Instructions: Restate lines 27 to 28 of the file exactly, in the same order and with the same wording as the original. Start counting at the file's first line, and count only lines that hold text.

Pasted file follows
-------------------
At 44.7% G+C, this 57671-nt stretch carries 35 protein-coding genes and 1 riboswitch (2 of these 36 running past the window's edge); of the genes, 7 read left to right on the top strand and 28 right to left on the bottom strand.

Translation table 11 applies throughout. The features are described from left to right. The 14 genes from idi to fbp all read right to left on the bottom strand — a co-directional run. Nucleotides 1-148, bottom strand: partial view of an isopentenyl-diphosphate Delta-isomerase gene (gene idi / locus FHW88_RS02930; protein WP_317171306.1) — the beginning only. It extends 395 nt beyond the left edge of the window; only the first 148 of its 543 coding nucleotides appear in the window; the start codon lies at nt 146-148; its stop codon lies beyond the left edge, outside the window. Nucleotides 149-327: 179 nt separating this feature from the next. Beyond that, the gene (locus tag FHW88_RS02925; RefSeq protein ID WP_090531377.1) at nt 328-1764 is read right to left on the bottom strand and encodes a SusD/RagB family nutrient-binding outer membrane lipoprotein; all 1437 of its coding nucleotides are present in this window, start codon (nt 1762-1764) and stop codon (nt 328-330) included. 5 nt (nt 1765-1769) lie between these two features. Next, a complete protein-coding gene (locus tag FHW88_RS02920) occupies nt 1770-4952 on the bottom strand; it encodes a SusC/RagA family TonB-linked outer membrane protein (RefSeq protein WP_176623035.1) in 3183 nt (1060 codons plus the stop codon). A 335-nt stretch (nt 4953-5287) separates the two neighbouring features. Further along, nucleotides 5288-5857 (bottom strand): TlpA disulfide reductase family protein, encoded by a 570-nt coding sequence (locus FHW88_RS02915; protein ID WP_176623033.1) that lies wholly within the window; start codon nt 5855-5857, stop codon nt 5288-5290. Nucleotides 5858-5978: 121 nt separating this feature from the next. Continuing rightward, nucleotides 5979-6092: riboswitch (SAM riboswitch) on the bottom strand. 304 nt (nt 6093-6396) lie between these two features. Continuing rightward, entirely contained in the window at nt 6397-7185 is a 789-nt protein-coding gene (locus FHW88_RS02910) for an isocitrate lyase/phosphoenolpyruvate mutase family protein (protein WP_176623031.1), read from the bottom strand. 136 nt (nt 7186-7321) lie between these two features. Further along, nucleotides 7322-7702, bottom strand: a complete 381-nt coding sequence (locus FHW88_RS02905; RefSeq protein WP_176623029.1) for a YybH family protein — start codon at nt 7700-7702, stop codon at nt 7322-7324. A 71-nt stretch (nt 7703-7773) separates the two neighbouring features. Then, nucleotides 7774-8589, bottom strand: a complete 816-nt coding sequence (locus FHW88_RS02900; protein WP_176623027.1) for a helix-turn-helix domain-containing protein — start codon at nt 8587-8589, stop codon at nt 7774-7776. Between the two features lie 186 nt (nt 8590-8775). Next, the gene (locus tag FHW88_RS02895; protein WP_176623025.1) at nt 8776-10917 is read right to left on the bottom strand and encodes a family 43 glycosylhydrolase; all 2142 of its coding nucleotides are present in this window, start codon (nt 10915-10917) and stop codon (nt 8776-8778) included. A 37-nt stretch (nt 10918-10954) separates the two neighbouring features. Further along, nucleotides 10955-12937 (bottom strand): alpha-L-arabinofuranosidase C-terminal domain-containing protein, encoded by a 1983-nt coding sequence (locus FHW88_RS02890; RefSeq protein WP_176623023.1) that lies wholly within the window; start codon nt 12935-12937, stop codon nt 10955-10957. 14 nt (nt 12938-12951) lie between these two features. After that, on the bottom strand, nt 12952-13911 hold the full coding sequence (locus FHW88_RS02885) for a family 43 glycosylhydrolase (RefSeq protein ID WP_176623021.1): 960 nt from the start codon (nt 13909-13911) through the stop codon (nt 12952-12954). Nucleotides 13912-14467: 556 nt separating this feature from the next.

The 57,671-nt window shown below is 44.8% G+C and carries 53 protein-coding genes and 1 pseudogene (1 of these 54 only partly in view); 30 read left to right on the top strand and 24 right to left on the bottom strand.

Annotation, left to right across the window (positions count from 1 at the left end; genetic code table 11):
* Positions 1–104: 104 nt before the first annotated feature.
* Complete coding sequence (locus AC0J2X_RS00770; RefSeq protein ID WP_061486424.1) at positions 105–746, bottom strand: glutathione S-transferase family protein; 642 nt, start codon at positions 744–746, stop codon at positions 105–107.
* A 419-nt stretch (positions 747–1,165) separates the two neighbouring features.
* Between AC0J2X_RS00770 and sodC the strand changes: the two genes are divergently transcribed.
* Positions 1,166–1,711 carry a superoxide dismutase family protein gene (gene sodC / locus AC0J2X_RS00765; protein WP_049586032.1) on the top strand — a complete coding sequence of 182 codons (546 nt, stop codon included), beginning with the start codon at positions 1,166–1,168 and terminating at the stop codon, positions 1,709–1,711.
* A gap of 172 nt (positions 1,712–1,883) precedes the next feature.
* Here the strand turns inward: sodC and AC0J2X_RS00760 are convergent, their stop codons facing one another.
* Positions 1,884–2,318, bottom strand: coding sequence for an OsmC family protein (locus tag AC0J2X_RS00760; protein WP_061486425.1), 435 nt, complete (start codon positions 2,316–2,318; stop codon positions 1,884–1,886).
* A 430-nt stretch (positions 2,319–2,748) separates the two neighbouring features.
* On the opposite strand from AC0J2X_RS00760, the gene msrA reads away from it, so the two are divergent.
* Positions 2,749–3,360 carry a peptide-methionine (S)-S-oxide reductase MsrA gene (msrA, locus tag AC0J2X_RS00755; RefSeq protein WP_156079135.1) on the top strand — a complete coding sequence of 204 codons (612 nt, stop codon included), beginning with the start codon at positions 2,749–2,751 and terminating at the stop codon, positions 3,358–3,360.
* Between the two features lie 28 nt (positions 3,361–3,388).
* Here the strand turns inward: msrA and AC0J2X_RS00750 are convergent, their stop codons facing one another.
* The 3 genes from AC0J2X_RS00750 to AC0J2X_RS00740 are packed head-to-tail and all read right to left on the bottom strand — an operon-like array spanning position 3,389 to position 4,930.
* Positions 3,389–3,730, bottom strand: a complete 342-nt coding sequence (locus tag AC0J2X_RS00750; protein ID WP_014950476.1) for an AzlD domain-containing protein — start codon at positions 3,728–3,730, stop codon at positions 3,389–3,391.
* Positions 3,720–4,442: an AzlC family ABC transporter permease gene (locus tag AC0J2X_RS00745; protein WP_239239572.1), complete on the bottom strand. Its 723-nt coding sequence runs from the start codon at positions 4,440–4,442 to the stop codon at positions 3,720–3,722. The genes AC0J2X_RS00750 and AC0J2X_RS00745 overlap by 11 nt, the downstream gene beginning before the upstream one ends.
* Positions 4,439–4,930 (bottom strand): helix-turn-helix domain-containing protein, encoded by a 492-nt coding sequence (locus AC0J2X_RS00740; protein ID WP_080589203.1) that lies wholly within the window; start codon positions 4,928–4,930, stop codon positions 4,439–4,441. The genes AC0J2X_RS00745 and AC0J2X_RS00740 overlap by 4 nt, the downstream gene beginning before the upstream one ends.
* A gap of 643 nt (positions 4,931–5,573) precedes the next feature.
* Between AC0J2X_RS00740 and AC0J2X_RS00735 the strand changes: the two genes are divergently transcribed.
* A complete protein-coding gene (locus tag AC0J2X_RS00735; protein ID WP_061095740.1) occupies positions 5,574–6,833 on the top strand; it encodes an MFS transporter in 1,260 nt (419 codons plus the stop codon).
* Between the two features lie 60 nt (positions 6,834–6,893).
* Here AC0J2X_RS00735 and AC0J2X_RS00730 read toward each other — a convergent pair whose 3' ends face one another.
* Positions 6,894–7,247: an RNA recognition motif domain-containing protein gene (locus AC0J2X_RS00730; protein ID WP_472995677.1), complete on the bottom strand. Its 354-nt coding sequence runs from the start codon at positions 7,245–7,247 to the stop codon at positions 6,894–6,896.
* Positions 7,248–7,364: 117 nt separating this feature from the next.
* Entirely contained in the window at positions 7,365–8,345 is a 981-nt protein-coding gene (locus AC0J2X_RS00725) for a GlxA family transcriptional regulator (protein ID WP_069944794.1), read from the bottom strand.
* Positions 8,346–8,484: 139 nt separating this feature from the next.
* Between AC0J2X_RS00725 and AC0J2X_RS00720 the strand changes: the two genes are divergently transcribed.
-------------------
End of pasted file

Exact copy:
* Positions 6,894–7,247: an RNA recognition motif domain-containing protein gene (locus AC0J2X_RS00730; protein ID WP_472995677.1), complete on the bottom strand. Its 354-nt coding sequence runs from the start codon at positions 7,245–7,247 to the stop codon at positions 6,894–6,896.
* Positions 7,248–7,364: 117 nt separating this feature from the next.